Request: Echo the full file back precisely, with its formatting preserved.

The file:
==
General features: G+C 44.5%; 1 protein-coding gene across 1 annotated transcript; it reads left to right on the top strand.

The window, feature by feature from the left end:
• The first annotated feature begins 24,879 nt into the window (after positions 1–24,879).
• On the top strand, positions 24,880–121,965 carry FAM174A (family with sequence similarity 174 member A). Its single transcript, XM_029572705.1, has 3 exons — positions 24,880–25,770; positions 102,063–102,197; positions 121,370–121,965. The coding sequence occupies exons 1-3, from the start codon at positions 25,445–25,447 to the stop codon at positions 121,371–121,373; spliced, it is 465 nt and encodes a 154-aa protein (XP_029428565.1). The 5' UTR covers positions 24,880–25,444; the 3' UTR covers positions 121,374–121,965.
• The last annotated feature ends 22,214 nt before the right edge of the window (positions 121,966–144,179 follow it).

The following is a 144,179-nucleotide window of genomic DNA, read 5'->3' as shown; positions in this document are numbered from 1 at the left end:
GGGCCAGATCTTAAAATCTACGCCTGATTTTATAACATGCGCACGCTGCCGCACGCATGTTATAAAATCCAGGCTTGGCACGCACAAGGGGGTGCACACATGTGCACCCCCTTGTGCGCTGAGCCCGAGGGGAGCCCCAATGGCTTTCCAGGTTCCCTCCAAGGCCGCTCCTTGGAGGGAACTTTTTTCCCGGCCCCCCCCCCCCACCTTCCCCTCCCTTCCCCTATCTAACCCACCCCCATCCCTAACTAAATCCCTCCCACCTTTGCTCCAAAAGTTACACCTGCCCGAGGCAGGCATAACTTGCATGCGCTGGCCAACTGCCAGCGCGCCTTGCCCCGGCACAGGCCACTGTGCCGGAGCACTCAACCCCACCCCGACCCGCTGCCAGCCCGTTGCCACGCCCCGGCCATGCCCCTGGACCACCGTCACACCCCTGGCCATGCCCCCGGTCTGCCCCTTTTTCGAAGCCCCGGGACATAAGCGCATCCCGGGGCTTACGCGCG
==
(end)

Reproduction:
General features: G+C 44.5%; 1 protein-coding gene across 1 annotated transcript; it reads left to right on the top strand.

The window, feature by feature from the left end:
• The first annotated feature begins 24,879 nt into the window (after positions 1–24,879).
• On the top strand, positions 24,880–121,965 carry FAM174A (family with sequence similarity 174 member A). Its single transcript, XM_029572705.1, has 3 exons — positions 24,880–25,770; positions 102,063–102,197; positions 121,370–121,965. The coding sequence occupies exons 1-3, from the start codon at positions 25,445–25,447 to the stop codon at positions 121,371–121,373; spliced, it is 465 nt and encodes a 154-aa protein (XP_029428565.1). The 5' UTR covers positions 24,880–25,444; the 3' UTR covers positions 121,374–121,965.
• The last annotated feature ends 22,214 nt before the right edge of the window (positions 121,966–144,179 follow it).

The following is a 144,179-nucleotide window of genomic DNA, read 5'->3' as shown; positions in this document are numbered from 1 at the left end:
GGGCCAGATCTTAAAATCTACGCCTGATTTTATAACATGCGCACGCTGCCGCACGCATGTTATAAAATCCAGGCTTGGCACGCACAAGGGGGTGCACACATGTGCACCCCCTTGTGCGCTGAGCCCGAGGGGAGCCCCAATGGCTTTCCAGGTTCCCTCCAAGGCCGCTCCTTGGAGGGAACTTTTTTCCCGGCCCCCCCCCCCCACCTTCCCCTCCCTTCCCCTATCTAACCCACCCCCATCCCTAACTAAATCCCTCCCACCTTTGCTCCAAAAGTTACACCTGCCCGAGGCAGGCATAACTTGCATGCGCTGGCCAACTGCCAGCGCGCCTTGCCCCGGCACAGGCCACTGTGCCGGAGCACTCAACCCCACCCCGACCCGCTGCCAGCCCGTTGCCACGCCCCGGCCATGCCCCTGGACCACCGTCACACCCCTGGCCATGCCCCCGGTCTGCCCCTTTTTCGAAGCCCCGGGACATAAGCGCATCCCGGGGCTTACGCGCG